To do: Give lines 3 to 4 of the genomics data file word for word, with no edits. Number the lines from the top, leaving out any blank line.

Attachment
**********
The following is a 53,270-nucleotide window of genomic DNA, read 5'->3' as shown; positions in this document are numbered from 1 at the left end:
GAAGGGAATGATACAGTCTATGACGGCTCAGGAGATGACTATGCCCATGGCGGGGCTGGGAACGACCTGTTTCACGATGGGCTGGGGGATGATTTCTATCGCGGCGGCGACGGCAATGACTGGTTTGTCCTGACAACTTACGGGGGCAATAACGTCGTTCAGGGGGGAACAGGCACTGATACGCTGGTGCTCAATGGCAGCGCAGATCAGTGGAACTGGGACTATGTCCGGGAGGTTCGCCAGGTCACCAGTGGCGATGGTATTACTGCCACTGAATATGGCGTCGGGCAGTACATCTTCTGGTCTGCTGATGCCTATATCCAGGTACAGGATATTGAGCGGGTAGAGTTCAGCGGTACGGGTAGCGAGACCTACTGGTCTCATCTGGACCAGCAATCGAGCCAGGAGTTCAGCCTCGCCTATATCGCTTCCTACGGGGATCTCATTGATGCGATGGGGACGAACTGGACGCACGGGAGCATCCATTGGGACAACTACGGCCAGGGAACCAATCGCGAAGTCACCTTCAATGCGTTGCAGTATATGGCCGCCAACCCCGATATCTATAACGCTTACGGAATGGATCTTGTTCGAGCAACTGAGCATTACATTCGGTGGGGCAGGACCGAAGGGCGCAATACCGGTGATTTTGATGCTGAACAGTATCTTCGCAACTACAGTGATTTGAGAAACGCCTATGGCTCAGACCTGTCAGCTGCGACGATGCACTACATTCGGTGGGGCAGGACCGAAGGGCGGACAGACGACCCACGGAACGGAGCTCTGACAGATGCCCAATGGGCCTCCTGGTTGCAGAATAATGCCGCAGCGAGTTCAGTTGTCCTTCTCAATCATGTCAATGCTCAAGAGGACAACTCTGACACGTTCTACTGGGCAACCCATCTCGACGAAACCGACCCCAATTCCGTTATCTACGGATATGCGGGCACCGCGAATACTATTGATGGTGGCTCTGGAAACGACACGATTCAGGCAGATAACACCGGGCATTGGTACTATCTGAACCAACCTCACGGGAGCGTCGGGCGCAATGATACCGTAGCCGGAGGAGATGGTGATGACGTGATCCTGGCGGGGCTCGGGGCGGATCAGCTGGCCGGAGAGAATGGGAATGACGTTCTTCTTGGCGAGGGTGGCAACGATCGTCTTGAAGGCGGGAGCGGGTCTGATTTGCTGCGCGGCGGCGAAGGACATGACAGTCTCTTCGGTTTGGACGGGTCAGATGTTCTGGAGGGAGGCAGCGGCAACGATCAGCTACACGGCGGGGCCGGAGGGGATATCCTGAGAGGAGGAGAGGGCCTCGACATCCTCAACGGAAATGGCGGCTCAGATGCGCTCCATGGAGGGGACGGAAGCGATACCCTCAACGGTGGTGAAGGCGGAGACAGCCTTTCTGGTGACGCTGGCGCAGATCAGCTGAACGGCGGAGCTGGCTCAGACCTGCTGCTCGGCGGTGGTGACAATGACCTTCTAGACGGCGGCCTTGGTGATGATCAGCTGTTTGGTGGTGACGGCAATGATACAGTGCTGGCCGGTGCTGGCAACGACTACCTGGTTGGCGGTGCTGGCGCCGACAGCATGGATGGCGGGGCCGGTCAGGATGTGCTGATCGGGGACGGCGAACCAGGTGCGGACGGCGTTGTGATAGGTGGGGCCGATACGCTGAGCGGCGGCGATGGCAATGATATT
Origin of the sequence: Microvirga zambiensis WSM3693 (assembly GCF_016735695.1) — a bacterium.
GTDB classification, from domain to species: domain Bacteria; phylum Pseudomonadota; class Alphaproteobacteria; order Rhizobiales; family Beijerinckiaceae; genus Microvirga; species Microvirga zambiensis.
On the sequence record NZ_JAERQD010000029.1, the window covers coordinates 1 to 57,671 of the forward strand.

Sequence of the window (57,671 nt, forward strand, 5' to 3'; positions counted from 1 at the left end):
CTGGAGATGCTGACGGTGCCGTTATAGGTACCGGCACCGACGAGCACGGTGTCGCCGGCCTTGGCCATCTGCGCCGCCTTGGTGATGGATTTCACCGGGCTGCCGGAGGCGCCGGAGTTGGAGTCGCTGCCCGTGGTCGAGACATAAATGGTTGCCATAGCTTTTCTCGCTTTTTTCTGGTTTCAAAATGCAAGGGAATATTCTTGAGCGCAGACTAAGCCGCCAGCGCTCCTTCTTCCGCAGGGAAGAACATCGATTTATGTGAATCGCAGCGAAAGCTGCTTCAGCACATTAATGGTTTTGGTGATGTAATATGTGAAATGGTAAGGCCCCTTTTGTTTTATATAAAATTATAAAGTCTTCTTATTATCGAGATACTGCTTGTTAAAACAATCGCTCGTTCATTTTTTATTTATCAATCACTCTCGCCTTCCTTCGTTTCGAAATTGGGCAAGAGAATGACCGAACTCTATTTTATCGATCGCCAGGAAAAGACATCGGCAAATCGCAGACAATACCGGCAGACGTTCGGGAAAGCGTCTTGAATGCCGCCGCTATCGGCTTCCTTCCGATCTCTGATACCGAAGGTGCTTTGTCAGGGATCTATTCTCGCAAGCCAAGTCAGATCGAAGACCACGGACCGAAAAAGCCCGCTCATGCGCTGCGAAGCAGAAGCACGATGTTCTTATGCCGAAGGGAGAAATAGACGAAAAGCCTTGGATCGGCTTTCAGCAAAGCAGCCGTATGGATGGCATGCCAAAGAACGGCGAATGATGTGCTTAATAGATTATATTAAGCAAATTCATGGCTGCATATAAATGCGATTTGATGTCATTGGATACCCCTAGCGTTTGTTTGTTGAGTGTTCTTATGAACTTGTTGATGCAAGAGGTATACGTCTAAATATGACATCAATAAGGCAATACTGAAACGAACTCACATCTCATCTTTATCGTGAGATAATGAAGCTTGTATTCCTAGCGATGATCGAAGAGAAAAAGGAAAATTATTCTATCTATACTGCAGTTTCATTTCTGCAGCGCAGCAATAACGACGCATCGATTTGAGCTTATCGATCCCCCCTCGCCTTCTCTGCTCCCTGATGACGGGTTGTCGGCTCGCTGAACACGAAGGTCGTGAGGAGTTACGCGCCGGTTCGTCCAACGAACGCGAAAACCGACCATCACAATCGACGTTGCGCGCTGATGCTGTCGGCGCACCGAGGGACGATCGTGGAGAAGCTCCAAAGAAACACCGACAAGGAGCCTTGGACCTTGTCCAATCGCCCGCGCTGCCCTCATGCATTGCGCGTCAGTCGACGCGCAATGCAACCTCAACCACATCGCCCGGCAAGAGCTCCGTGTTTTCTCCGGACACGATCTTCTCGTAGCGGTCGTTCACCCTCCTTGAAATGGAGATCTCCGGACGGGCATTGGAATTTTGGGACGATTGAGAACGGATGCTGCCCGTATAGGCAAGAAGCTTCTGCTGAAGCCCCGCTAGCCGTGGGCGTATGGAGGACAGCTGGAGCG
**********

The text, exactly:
Origin of the sequence: Microvirga zambiensis WSM3693 (assembly GCF_016735695.1) — a bacterium.
GTDB classification, from domain to species: domain Bacteria; phylum Pseudomonadota; class Alphaproteobacteria; order Rhizobiales; family Beijerinckiaceae; genus Microvirga; species Microvirga zambiensis.